Friday, October 30, 2009

A Mother's Influence

My mother asked me yesterday why I hadn't done my homework.  Actually she asked why I hadn't written a blog in over a week.  I had hopes of being able to post every day, but the travel has been  intense lately.  My last blog from Kentucky was followed by a trip to Washington, DC which in turn was followed by a trip to Albion, NY.  The trip to Washington was for a national commission sponsored by the CCSSO called EdSteps.  We are studying Creativity in schools and how best to foster it in young people. Still in the early days, it is an incredibly exciting experience full of practical promise for improving education.  More on that in future blogs.

Note that my mother prompted me yesterday and here is my blog today.  It brings up a critical, and at times controversial, issue in education: the role of parents.  Some say schools should assume that parents are not going to be in the picture and if they are it is a bonus.  Others say schools must work hard to communicate with parents and get them involved as much as possible if they want students to be successful.  The issue of parental involvement is tangled up with class, race, and economic issues.  I see this in the schools I visit across the country from Somerville, MA to Perry County, AL to Albion, NY.

I am currently reading the book Outliers and the influence on future success attributed to parents along class lines is enormous. Drawing on the work of sociologist, Annette Lareau, Gladwell's findings point to the need for schools to learn students' talents and skills and cultivate them in a way that supports their emerging dreams and goals. Such an agenda would level the playing field, as Lareau's research shows that this is what middle and upper class parents do for their children.  Additionally, schools must encourage students to voice their opinions and ideas, another finding about the difference between family's that have and those who have not.  There is a great affinity between these ideas and Aspirations work.  While schools may never be able to stand in for the profound affect of parents in their children's lives, they can do everything they can to help students dream and set goals for the future while inspiring them in the present to reach those goals--whether those goals are long-term, as with a career, or short-term, as when being inspired to do your homework.  Thanks, Mom.

Wednesday, October 21, 2009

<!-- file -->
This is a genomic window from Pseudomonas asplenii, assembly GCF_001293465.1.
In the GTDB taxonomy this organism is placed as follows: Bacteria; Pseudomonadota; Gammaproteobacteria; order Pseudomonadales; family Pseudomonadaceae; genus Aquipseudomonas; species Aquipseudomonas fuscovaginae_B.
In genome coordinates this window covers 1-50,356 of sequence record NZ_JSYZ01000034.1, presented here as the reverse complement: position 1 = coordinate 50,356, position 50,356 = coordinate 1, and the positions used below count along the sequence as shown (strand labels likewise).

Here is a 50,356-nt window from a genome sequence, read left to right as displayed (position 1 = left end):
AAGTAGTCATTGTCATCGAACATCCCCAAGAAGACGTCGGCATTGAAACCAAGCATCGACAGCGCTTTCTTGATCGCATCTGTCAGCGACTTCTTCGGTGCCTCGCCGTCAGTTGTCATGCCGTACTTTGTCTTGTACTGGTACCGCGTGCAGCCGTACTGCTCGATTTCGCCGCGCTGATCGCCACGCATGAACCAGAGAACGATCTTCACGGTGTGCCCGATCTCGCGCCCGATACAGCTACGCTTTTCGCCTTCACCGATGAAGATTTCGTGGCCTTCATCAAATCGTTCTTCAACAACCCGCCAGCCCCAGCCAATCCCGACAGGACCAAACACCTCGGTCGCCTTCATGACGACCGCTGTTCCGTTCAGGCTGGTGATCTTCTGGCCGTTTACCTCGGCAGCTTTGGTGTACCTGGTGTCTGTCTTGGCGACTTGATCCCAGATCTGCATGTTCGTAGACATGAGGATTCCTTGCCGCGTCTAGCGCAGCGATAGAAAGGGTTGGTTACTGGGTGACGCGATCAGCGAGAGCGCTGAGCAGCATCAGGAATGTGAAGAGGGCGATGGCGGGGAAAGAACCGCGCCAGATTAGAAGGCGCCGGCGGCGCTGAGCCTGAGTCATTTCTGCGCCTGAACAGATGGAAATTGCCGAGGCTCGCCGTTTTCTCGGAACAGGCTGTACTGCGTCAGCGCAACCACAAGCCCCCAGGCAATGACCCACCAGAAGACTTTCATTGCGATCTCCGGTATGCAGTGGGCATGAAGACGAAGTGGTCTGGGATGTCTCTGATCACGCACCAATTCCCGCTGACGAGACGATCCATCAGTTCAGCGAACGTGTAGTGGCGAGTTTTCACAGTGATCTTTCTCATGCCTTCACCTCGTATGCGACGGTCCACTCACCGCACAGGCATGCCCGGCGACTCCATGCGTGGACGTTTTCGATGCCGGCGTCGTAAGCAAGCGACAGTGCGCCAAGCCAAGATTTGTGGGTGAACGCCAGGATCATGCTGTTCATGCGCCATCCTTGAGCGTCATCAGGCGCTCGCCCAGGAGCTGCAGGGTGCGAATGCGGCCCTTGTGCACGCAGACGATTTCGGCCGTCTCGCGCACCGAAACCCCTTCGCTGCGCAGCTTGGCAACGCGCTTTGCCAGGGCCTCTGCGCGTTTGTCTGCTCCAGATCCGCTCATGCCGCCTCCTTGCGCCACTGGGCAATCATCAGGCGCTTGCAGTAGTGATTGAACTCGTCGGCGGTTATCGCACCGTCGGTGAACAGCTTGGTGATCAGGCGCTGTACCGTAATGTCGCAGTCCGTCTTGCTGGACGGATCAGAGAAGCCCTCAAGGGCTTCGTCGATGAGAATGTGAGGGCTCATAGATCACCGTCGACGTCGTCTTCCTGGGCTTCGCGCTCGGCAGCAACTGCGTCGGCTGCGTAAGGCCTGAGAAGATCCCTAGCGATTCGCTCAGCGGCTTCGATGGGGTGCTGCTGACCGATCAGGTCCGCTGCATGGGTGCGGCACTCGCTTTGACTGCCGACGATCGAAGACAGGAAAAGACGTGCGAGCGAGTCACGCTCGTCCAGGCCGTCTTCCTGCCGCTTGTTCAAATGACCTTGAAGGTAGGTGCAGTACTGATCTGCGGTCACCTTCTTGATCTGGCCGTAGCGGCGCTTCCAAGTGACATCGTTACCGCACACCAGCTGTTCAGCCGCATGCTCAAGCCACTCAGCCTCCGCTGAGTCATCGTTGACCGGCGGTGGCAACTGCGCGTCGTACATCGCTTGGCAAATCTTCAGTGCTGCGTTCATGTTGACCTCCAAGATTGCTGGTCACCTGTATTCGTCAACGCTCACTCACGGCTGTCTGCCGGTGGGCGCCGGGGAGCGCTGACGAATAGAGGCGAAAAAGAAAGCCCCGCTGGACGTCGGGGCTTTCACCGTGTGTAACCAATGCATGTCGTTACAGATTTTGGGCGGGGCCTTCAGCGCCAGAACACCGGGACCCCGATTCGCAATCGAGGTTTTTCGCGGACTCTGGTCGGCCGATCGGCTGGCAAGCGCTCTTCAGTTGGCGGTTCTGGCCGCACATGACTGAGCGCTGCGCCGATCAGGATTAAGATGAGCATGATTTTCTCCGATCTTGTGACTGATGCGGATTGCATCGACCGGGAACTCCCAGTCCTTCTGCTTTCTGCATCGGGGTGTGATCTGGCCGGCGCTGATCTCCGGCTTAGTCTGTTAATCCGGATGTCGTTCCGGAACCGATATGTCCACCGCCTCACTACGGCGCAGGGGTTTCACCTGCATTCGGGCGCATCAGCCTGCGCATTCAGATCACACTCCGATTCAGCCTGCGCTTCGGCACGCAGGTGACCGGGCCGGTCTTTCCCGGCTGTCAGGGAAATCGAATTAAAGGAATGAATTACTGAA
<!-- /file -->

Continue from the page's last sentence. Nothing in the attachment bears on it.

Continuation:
Yesterday Dr. Quaglia and I spent the day with educators in Louisville, Kentucky at the invitation of the Kentucky Association of School Administrators.  The day long session was sponsored by Pearson Assessment.  No matter where we go throughout the country, we hear the same thing about Aspirations work and the 8 Conditions:  "This makes so much sense."  "This is what we got into education for in the first place."  "Student Voice must be a part of reform efforts at our school."

Every time we ask educators to share their core beliefs, every time we put up a school's mission statement, we note some version of our Guiding Principles:  To develop in students a fundamental belief in their abilities (Self-Worth); to foster student participation in their learning so that they become lifelong learners (Active Engagement); to help students discover and work towards their goals (Purpose).  This is what educators in Kentucky and across the country espouse and it is the mission they proclaim they are pursuing on their web-sites and written documents.

Yet the two topics in the education news in Kentucky yesterday were that Governor Beshear had formed a task force to improve education in the state and that the explanation for the state's AYP  results dropping from 72.9% last year to 60.2% this year could be that the goals for reading and math had been set higher.  No doubt both the higher standards and the Governor's initiative are well intentioned. After spending time with those working in schools in Kentucky, I found myself wishing two things for their leadership at the state level:  First, that the AYP target stop moving.  Second, that the Governor invite some students to be on his task force.

Tuesday, October 20, 2009

Doing the Math on Tests

Many high-stakes tests that are given in the Fall to test the previous year's teaching and learning do not get reported on until January or, even February of that school year.  In many schools and districts, Professional Development for teachers may already be set.  Even if it is not, the effect on classroom teaching (if that's what standardized tests are meant to effect) is not likely to come until February or March, and then in some more or less forced and improvised form in order to improve next year's results.

Let's say a school does not want to teach to the test in that way, but wants to take deficiencies uncovered in it's results seriously.  The teaching and learning that happened in 08-09 is being assessed on tests being given now in October of 09-10.  Results come back in January of this year and teachers, administrators, and curriculum coordinators meet over the remainder of the year to discuss systemic improvements to the curriculum, which they implement for the 10-11 school year.  The effects of those improvements on students will not show up on the test until students are tested in the 11-12 school year with the results coming back in January of 2012.  The students whose test scores  triggered the curriculum revisions will be four grades further along than they were in the year of the teaching and learning being assessed.  For example, 5th graders in 08-09 whose learning is being assessed and reported on as new 6th graders in 09-10 initiating a change to the curriculum when they will be 7th graders in 10-11, will be in the 8th grade in 11-12 when their learning from 10-11 will be assessed and reported on.